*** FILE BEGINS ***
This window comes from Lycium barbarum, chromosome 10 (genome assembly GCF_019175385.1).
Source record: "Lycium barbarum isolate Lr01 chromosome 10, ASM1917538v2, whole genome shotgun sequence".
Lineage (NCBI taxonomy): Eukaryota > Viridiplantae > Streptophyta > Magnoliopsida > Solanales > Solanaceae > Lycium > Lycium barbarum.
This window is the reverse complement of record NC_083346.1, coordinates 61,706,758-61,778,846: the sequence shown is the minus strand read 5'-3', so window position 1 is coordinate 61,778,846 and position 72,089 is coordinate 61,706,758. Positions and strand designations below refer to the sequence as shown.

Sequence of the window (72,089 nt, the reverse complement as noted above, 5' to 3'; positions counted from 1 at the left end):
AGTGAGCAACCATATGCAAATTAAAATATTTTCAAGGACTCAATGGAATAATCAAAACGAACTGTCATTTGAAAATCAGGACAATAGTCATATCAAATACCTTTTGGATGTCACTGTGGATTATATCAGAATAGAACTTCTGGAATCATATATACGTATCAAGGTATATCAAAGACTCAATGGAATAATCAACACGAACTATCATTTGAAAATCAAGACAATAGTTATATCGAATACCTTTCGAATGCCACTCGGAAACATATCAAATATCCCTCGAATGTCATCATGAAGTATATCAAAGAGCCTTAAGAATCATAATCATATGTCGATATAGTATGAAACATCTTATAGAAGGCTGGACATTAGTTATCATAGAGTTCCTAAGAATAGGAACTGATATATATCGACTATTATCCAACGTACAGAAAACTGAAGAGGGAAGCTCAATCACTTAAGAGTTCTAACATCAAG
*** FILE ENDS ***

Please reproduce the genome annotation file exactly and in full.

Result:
This window comes from Lycium barbarum, chromosome 10 (genome assembly GCF_019175385.1).
Source record: "Lycium barbarum isolate Lr01 chromosome 10, ASM1917538v2, whole genome shotgun sequence".
Lineage (NCBI taxonomy): Eukaryota > Viridiplantae > Streptophyta > Magnoliopsida > Solanales > Solanaceae > Lycium > Lycium barbarum.
This window is the reverse complement of record NC_083346.1, coordinates 61,706,758-61,778,846: the sequence shown is the minus strand read 5'-3', so window position 1 is coordinate 61,778,846 and position 72,089 is coordinate 61,706,758. Positions and strand designations below refer to the sequence as shown.

Sequence of the window (72,089 nt, the reverse complement as noted above, 5' to 3'; positions counted from 1 at the left end):
AGTGAGCAACCATATGCAAATTAAAATATTTTCAAGGACTCAATGGAATAATCAAAACGAACTGTCATTTGAAAATCAGGACAATAGTCATATCAAATACCTTTTGGATGTCACTGTGGATTATATCAGAATAGAACTTCTGGAATCATATATACGTATCAAGGTATATCAAAGACTCAATGGAATAATCAACACGAACTATCATTTGAAAATCAAGACAATAGTTATATCGAATACCTTTCGAATGCCACTCGGAAACATATCAAATATCCCTCGAATGTCATCATGAAGTATATCAAAGAGCCTTAAGAATCATAATCATATGTCGATATAGTATGAAACATCTTATAGAAGGCTGGACATTAGTTATCATAGAGTTCCTAAGAATAGGAACTGATATATATCGACTATTATCCAACGTACAGAAAACTGAAGAGGGAAGCTCAATCACTTAAGAGTTCTAACATCAAG